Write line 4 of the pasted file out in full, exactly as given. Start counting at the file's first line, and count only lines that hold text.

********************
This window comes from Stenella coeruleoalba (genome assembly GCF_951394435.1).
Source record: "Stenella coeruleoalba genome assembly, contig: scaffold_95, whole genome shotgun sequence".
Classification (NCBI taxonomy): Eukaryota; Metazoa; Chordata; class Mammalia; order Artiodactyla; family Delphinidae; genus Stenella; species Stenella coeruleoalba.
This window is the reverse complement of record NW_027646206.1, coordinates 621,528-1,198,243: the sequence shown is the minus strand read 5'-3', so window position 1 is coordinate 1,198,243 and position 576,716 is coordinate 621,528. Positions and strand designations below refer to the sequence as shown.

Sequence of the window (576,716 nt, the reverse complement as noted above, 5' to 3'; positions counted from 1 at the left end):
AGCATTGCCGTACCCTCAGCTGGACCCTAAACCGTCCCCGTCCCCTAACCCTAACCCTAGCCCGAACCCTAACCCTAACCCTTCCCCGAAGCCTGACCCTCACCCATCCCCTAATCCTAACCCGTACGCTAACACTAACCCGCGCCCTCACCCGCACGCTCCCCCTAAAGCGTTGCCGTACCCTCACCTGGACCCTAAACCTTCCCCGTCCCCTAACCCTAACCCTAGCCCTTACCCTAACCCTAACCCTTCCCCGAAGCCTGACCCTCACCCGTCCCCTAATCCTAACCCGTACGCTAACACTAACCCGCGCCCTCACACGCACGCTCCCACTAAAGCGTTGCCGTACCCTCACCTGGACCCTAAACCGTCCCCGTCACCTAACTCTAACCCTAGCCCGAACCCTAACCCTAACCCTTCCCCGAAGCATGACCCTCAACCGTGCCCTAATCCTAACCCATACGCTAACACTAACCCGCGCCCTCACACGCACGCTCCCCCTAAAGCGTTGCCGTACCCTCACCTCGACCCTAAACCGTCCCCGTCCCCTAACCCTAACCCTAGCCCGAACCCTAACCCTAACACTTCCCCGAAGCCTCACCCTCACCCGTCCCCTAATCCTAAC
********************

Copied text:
This window is the reverse complement of record NW_027646206.1, coordinates 621,528-1,198,243: the sequence shown is the minus strand read 5'-3', so window position 1 is coordinate 1,198,243 and position 576,716 is coordinate 621,528. Positions and strand designations below refer to the sequence as shown.